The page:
By Richard Vedder
On the Spellings Commission, it became an article of faith that high costs of college were a major barrier to low income access, and that access is declining as costs rise. Thus we push, successfully, for bigger Pell Grants. My Commission colleague (and now friend) Bob Zemksy tended to civilly dissent from that view, citing some evidence of his own from Pennsylvania.
I am increasingly coming to the view that Bob is largely right. While rising college costs is a huge problem to society, the negatives in terms of barriers to access are somewhat overrated. That view was strengthened by the September 2007 issue of Postsecondary Education Opportunity. While Tom Mortenson' preaching on access issues sometimes drives me crazy, his numbers are great. (Tom believes the evil taxpayers and politicians are denying poor people access, but he never has a negative word to say about what he no doubt perceives to be sainted, selfless and public spirited universities whose falling productivity is just a fact of life).
New data that Tom provides shows that in 2006, 12.1 percent of those in the lowest income quartile had obtained bachelor's degrees by the age of 24 --almost exactly the same proportion as in 1970. The inference is that college graduation is becoming a status reserved mainly for the affluent --or at least the non-poor. And the stagnation in that statistic is a legitimate cause of concern for those believing in the American egalitarian ideal.
At the same time, however, the percent of those in the bottom quartile attending college has risen sharply, from roughly 25 percent around 1970 to over 40 percent today. While participation has gone up for all groups, the percentage increase (both absolutely and relative to the 1970 participation rate) is greatest for this income group. Rising college costs have been accompanied by healthy increases in higher education participation among the poor.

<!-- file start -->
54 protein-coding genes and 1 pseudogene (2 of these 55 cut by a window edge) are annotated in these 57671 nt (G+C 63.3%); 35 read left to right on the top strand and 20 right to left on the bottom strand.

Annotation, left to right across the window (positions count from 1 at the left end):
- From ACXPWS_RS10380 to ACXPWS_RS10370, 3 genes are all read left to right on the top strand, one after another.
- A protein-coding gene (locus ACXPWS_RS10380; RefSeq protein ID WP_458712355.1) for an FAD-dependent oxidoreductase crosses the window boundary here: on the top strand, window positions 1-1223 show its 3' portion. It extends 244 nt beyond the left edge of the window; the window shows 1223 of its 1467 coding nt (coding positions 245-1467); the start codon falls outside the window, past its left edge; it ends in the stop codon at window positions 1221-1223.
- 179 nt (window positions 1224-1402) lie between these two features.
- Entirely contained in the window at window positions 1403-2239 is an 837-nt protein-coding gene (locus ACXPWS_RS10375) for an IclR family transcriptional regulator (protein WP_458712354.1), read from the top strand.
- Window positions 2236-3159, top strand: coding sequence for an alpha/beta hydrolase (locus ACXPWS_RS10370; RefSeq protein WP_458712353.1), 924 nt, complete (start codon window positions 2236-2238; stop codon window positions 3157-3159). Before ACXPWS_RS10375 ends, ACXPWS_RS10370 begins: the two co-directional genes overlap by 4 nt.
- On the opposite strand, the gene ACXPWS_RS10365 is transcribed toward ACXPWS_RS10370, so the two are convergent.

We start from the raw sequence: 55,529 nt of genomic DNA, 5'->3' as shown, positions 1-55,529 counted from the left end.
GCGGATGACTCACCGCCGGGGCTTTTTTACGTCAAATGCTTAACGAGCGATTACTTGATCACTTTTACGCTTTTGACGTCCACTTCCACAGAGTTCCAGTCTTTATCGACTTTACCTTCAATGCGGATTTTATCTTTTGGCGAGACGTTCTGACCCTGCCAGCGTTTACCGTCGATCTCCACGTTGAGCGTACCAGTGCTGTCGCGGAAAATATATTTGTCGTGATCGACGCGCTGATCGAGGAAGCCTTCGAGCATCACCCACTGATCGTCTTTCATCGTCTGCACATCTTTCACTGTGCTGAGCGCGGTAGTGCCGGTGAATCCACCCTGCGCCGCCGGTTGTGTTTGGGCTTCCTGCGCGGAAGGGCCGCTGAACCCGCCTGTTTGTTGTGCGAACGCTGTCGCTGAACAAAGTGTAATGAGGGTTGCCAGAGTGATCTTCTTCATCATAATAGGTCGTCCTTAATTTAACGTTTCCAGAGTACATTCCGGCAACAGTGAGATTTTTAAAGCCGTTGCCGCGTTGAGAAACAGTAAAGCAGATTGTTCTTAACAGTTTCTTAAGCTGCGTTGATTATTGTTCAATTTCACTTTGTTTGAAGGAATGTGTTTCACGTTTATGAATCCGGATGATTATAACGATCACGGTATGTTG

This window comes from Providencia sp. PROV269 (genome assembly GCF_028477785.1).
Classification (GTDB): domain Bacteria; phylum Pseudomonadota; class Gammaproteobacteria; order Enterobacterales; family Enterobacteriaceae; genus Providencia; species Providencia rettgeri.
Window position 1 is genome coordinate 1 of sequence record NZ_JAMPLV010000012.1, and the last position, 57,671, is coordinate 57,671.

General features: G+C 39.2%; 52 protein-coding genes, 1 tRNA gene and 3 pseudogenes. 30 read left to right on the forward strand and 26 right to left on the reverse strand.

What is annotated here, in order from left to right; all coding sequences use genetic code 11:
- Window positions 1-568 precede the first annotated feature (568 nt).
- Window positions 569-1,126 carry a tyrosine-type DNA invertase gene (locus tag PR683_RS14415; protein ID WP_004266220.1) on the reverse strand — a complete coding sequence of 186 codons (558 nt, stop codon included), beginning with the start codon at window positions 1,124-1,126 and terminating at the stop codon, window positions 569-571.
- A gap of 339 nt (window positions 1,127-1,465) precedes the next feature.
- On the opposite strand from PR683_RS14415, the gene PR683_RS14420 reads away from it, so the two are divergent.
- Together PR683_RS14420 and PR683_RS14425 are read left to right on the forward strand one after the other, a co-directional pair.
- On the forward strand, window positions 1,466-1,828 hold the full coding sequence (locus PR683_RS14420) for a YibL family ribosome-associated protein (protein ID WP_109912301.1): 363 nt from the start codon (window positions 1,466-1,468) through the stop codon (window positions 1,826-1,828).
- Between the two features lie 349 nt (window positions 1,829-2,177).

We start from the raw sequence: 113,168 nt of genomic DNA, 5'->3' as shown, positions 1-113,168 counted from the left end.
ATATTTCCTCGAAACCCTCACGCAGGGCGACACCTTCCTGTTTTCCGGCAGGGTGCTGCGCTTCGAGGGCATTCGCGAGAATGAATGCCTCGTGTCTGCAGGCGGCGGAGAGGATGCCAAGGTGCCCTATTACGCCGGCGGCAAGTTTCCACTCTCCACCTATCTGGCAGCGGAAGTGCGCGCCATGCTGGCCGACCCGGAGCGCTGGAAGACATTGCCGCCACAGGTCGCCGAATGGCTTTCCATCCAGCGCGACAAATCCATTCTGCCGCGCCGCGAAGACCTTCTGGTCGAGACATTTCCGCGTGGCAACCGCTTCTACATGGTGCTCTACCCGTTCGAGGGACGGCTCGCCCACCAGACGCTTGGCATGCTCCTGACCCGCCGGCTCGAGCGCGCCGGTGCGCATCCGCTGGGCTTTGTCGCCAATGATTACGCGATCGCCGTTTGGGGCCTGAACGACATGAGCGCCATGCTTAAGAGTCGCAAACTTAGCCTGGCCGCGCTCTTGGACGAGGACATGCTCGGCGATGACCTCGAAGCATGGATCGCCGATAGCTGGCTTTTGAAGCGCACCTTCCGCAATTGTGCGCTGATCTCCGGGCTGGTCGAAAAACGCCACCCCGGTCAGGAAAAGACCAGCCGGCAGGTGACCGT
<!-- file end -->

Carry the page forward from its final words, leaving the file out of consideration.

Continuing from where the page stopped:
What we see, then, is this: more poor go to college, but no more poor (in a relative sense) graduate. Another way of putting it is that the college success rate (graduation rate) among the poor seems to have fallen rather sharply.
This result, then, seems consistent with findings of individuals as diverse as AEI scholar Charles Murray, Rutgers sociologist Jackson Toby, South Carolina's intrepid educational research Harry Stilles, and myself: many kids who go to college are unprepared. As we try to increase the proportion going to college, we are increasingly enticing kids who have a low probability of success, in some cases because of lack of cognitive skills (Charles's point), in some cases because of messy and time-consuming family responsibilities, and, yes, sometimes for economic reasons. But money and "access" are not the main problems. Lower income kids are trying college out more than ever --with decidedly mixed effects.
I have always been willing to use some charitable funds unproductively to give everyone a chance at college, in keeping with the American Dream and egalitarian principles. But there are limits. Are we willing to spend billions if it results in just one more poor kid graduating? Cost-benefit calculations apply here as in almost any decision involving resources.
Mortenson also reveals a larger proportion of Pell Grants now go to support community college attendance --which, I think, he views as retrogression, but which I view as good. Give kids whose academic profile (which often correlates highly with income) is weak a chance by sending them to instruction-intensive but low cost community colleges before sending them on to the residential university/country club four year college setting which is quite costly to society.